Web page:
Friday, 21 January 2011

Germany - The first graffiti house

Hello everyone!

Sleep deprivation is becoming a slight issue for us. Even after a late night and lots of beer I didn't break the four-hour barrier, and afternoon naps are in reality afternoon lie-in-bed-cursing-the-fact-you-can't-sleep-even-though-you-really-want-and-need-to-sleep sessions. Still, better to be awake than asleep, and after some eggs were back walking around our local area through the brisk German air. The temperature is hovering just above zero, making my decision not to bring a jacket look increasingly naive. Actually, not naive. Just damn stupid.

We were waiting for a while to get a table in a cafĂ© that our landlord had recommended. Well, we waited until the waitress decided to kick some others out of the place to make room for us. Good service. Really good coffee as well, though the food was a bit on the minimalist side. Salad with...fruit. And a token piece of meat. Bye bye €8.

We had seen most of the attractions the previous day, with one glaring exception - the Berlin Wall. True, the vast majority was demolished in a wave of euphoric unity, but there is a very small section still standing. I guess it's still there mainly for tourists, as museums related to it are housed nearby. Still interesting though.

What was much more interesting was located across the road. Well, across and above, as they were in the air. They being cars. Two cars. Suspended. In the air. At least 10 metres off the ground. See for yourself below. One of the stranger adventure playgrounds you will see.

Sticking to the strange theme, Kristina and I then headed to a building called Kunsthaus Tacheles. This wouldn't be one of the top attractions in your standard guidebook. It's a building that is covered in graffiti. The government want to tear it down, and I understand that some people may see it as an eyesore in comparison to the other buildings on that street, but that is a big part of its appeal. The vibe is really cool, and it is an important pillar of Berlin's alternative cultural scene.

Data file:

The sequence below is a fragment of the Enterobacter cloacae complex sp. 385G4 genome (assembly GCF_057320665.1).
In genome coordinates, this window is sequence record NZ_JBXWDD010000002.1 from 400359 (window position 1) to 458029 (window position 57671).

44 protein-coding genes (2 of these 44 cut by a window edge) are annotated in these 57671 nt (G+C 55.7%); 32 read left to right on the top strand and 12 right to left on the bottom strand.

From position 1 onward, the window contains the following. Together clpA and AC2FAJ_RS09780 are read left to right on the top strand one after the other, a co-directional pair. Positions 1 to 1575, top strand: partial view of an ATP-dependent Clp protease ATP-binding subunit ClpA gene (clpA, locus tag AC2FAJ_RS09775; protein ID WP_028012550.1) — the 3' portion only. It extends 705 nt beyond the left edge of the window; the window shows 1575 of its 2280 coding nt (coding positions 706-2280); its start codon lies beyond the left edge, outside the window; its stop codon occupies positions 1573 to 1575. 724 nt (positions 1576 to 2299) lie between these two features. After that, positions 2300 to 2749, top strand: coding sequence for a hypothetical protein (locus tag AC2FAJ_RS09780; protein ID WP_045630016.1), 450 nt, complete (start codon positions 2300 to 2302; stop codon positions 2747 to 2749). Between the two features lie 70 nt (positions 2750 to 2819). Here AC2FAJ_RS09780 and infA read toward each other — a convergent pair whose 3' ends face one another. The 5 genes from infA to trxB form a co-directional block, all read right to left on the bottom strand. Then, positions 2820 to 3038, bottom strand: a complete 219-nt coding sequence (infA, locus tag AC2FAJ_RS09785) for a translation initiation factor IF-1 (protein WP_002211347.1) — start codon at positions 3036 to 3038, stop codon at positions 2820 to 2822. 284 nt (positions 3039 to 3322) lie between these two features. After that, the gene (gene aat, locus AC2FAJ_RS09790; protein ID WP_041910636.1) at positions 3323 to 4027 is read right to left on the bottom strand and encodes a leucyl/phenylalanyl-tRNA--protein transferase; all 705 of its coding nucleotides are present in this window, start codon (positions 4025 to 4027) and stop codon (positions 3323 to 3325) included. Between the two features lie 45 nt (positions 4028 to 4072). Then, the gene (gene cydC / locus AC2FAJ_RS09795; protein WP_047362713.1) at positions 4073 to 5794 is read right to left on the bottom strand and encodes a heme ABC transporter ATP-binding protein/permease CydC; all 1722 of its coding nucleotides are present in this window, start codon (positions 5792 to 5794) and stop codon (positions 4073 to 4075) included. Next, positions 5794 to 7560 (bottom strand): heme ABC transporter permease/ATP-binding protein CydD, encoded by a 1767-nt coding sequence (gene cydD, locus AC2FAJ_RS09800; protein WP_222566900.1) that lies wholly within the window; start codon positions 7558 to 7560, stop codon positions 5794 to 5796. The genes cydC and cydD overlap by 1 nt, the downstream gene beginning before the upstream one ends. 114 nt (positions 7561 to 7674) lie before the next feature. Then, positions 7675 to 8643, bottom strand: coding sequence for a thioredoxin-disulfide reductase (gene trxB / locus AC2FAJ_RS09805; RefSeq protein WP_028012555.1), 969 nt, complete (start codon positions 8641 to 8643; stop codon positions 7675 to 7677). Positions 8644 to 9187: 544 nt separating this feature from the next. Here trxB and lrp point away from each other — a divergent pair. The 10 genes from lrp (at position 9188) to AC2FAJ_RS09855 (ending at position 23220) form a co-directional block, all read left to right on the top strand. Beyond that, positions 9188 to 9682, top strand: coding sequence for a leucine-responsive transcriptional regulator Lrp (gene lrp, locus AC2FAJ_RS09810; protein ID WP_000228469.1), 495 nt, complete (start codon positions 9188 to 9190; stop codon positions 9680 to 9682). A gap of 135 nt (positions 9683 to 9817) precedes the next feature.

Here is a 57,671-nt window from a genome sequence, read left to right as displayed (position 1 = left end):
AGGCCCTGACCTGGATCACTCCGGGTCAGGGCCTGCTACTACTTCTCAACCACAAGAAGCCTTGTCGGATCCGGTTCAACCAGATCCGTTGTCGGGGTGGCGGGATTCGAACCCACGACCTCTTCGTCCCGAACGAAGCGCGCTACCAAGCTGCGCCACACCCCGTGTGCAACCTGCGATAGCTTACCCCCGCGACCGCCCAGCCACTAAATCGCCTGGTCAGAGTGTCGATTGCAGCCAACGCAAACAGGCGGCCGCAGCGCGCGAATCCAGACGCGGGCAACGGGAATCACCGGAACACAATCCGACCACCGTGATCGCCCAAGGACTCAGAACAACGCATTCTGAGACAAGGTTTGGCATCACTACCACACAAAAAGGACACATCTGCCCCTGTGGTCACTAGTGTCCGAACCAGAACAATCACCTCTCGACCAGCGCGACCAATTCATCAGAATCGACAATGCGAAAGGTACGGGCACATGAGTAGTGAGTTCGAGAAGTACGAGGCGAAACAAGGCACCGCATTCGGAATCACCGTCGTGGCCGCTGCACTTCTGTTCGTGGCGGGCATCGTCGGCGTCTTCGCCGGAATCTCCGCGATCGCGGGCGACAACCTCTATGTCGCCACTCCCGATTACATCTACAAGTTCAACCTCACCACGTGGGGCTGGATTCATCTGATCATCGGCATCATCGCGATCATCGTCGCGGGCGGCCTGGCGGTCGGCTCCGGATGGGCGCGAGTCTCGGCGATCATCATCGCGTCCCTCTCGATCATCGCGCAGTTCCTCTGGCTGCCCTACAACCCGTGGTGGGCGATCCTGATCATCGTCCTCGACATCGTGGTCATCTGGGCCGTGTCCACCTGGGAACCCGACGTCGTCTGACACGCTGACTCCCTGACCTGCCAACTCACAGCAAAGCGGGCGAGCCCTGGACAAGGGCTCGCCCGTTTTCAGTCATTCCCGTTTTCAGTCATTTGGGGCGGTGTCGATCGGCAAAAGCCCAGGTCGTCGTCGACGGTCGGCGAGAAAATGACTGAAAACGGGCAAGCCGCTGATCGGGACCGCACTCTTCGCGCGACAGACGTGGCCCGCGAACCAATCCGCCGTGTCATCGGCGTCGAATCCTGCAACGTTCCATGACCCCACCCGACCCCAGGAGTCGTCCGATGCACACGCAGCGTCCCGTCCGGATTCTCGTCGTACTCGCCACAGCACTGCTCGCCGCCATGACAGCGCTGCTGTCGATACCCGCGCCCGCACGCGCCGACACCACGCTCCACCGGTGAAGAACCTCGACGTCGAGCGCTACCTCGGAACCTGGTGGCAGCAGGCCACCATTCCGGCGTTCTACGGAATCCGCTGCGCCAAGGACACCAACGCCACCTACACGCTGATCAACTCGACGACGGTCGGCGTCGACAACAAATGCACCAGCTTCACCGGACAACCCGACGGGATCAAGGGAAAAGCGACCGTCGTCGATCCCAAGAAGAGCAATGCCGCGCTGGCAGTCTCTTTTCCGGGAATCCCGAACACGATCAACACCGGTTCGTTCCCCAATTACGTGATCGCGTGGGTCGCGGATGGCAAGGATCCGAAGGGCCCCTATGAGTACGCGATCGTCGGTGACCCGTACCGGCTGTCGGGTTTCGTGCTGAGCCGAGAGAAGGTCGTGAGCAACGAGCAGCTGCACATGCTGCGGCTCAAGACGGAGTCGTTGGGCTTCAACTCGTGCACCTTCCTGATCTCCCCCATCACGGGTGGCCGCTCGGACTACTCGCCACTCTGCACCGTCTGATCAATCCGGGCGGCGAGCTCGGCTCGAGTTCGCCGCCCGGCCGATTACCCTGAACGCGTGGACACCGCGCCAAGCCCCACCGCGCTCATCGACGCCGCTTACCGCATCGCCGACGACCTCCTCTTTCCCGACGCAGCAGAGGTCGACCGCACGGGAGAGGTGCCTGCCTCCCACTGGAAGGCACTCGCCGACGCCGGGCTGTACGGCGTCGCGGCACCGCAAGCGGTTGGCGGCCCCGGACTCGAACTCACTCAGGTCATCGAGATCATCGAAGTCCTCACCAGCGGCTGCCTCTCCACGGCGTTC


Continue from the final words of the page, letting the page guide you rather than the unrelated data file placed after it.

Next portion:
The sun began to dip, which further added to the eerie atmosphere of the place, but I had to head to Alexanderplatz. Side point, if you have seen the Bourne films, this square is part of one of my favourite scenes, where he is sprinting through the city and loses his trackers in the crowds and on the trams. I was there to meet a friend, Katie, from the TEFL I took in Prague in 2008. Two-and-a-half years ago, definitely time for a reunion. She took me to a bar in her area - where I got to sample some fine black beer - before we headed back to the apartment to join the others in pre-gaming for the night ahead.

Jon was particularly excited about our destination. It is a club called Tresor, and is one of the biggies in the Berlin club scene. It's a shame that no one else in our group is a fan of techno, but I was intrigued (and drunk) enough to also be excited. Games finished, U-bahns taken at beyond 1am, and entry into a very big power station which had lots of lights and heavy techno beats. Berlin's metro system continues through the night on weekends - take note every other major city, it's a GOOD thing.

I thought it was a good place. Unfortunately, the majority weren't big fans, so most of us left Jon to do his thing (which he enjoyed doing until 7.30am) and vacated sometime around 5am. I thought I danced enough to ensure I slept for more than four hours, but alas was once again proved wrong. My body now had one more day of sleepwalking around Berlin before heading to pastures new. Hang on, did you seriously think I was just going to Berlin? What's wrong with you!!

Love you all


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